Editor's note: The Supreme Court has just begun hearing arguments in cases from Kentucky, Michigan, Ohio and Tennessee which could expand the rights of same-sex couples to marry. Over about 2-and-a-half hours, the justices will hear arguments centered on two questions: does the 14th Amendment require a state to issue a marriage license to two people of the same sex?; and, must states that forbid such unions recognize valid same-sex marriages issued elsewhere? As NBC News's Pete Williams explains, the court will be deciding what the states must do, not what they may do. A decision is not expected until June. - Tricia
Michigan Attorney General Bill Schuette orders subpoenas of Huffington Post reporter's prisoner notes withdrawn, spokeswoman says; Dana Liebelson says she was reporting on juvenile prison conditions - @ChadLivengood
Michigan /ˈmɪʃɨɡən/ is a state in the Great Lakes region of the Midwestern United States. The name Michigan is the French form of the Ojibwa word mishigamaa, meaning "large water" or "large lake". Michigan is the 9th most populous of the 50 United States, with the 11th most extensive total area (the largest state by total area east of the Mississippi River). Its capital is Lansing, and the largest city is Detroit.
Michigan is the only state to consist of two peninsulas. The Lower Peninsula, to which the name Michigan was originally applied, is often noted to be shaped like a mitten. The Upper Peninsula (often referred to as "the U.P.") is separated from the Lower Peninsula by the Straits of Mackinac, a five-mile (8 km) channel that joins Lake Huron to Lake Michigan. The two peninsulas are connected by the Mackinac Bridge. The state has the longest freshwater coastline of any political subdivision in the world, being bounded by four of the five Great Lakes, plus Lake Saint Clair. As a result, it is one of the leading U.S. states for recreational boating. Michigan also has 64,980 inland lakes and ponds, and a person in the state is never more than six miles (9.7 km) from a natural water source or more than 85 miles (137 km) from a Great Lakes shoreline.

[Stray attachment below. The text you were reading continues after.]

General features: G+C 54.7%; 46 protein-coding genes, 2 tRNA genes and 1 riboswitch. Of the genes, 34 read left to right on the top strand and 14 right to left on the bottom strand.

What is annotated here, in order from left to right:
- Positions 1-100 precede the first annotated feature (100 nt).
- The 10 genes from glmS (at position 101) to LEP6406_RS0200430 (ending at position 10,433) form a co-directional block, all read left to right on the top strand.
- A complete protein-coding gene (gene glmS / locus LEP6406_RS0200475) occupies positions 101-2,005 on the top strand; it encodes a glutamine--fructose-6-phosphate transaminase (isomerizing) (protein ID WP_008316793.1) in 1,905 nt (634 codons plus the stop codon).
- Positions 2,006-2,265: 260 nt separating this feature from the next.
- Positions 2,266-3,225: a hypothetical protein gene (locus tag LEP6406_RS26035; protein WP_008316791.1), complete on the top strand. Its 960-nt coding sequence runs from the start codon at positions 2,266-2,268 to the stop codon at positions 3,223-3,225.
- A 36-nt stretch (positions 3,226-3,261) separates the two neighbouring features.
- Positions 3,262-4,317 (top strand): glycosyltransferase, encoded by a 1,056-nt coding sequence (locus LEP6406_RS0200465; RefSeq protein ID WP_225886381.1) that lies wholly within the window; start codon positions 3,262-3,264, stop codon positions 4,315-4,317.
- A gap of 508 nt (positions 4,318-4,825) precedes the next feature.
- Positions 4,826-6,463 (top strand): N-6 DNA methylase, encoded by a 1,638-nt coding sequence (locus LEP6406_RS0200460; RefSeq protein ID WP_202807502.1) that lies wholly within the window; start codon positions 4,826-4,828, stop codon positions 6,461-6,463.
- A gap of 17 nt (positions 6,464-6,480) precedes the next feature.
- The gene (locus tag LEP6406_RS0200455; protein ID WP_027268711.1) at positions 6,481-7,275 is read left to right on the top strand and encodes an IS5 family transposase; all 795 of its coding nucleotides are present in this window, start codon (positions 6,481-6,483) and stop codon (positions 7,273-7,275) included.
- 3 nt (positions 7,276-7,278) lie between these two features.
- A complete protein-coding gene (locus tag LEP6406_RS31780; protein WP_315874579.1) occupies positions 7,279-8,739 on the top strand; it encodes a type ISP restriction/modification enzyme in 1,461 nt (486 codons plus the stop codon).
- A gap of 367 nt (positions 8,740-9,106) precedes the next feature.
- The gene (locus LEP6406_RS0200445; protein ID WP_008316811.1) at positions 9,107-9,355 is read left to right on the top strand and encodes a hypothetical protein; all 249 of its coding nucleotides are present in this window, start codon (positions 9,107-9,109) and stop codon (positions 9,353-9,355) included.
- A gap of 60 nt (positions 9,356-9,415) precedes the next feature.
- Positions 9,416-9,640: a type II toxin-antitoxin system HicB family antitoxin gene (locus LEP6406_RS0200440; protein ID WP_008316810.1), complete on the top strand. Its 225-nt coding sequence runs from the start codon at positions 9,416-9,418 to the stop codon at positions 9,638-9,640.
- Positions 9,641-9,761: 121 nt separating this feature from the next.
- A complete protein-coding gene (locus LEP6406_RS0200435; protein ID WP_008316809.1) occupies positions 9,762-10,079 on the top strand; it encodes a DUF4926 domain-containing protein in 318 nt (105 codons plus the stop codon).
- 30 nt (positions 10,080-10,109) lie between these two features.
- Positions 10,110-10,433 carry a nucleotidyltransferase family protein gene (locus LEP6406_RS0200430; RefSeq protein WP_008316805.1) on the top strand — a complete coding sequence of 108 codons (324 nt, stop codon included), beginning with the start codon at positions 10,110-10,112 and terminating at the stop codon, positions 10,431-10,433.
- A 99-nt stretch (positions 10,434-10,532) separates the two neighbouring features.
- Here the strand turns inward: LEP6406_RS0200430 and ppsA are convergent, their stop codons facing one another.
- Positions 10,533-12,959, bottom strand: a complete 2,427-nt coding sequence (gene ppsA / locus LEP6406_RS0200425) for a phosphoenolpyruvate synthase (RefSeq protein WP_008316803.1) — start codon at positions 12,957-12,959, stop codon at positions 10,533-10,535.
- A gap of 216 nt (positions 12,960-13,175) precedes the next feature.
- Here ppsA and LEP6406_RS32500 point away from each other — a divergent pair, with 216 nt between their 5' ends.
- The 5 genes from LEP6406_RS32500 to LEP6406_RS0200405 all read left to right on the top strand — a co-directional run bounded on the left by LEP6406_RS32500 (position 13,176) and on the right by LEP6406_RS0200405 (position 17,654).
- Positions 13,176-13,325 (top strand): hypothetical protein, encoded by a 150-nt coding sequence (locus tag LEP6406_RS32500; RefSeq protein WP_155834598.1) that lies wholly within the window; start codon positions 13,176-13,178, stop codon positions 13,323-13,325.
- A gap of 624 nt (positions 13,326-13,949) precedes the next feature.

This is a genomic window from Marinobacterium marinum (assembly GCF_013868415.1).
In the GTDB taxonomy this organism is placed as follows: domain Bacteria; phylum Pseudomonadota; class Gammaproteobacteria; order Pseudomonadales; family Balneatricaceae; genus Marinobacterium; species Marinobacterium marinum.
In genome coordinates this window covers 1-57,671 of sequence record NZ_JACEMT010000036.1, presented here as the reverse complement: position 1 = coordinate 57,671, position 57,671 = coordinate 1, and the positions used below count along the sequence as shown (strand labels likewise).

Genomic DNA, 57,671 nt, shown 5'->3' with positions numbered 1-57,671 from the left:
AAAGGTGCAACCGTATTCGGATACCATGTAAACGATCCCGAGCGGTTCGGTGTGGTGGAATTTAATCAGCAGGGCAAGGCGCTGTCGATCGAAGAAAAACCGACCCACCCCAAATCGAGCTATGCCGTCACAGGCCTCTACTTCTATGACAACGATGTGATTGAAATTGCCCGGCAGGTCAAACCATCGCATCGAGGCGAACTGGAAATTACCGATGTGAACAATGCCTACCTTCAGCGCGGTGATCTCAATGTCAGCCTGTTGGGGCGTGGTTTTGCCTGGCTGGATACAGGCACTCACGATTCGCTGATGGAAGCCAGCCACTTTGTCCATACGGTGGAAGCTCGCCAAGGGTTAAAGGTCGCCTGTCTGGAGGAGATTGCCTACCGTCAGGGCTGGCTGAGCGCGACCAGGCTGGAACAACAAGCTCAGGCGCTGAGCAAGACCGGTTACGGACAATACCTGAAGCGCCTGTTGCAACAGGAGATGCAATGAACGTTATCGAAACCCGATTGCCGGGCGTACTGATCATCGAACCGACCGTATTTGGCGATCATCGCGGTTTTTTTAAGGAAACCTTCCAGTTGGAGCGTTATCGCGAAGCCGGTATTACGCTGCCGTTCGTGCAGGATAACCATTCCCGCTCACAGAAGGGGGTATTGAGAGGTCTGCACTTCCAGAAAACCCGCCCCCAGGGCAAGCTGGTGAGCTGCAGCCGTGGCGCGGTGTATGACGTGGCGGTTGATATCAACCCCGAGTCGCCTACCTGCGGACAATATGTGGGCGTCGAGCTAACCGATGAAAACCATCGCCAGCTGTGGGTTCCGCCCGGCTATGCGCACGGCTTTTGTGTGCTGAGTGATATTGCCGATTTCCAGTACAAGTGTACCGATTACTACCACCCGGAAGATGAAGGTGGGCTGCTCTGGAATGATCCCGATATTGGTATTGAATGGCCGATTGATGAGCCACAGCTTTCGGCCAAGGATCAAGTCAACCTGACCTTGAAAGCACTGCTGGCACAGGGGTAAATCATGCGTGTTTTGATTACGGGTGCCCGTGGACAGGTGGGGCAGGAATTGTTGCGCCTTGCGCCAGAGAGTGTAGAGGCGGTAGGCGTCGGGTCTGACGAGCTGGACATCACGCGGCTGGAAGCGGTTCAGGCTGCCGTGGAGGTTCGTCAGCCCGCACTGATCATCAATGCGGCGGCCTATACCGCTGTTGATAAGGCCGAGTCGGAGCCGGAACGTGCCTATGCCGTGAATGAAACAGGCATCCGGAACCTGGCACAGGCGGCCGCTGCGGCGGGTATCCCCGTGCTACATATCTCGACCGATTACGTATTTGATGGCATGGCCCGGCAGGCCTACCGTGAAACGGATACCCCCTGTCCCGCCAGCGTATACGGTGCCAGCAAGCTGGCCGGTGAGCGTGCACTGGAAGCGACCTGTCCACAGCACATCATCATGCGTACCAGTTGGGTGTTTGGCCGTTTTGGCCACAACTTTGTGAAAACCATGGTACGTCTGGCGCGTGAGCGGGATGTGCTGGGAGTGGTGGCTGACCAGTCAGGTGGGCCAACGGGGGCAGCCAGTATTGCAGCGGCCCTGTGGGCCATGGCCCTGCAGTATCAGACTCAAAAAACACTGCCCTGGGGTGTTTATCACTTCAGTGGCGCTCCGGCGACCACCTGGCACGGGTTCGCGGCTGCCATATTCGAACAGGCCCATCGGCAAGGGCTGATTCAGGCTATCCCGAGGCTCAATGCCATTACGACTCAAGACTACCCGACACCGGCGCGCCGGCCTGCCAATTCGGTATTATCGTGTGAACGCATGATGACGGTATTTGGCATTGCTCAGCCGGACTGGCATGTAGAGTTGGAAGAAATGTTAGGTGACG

What is now Michigan was first settled by various Native American tribes before being colonized by French explorers in the 17th century and becoming a part of New France. After the defeat of France in the French and Indian War in 1762 the region came under British rule, and was finally ceded to the newly independent United States after the British defeat in the American Revolutionary War. The area was organized as part of the larger Northwest Territory until 1800, when western Michigan became part of the Indiana Territory. Eventually, in 1805, the Michigan Territory was formed, which lasted until it was admitted into the Union on January 26, 1837, as the 26th state. The state of Michigan soon became an important center of industry and trade in the Great Lakes region and a popular immigrant destination.
Though Michigan has come to develop a diverse economy, it is widely known as the center of the U.S. automotive industry, being home to the country's three major automobile companies (whose headquarters are all located within the Detroit metropolitan area). While sparsely populated, the Upper Peninsula is economically important due to its status as a tourist destination as well as its abundance of natural resources, while the Lower Peninsula is a center of manufacturing, services, and high-tech industry.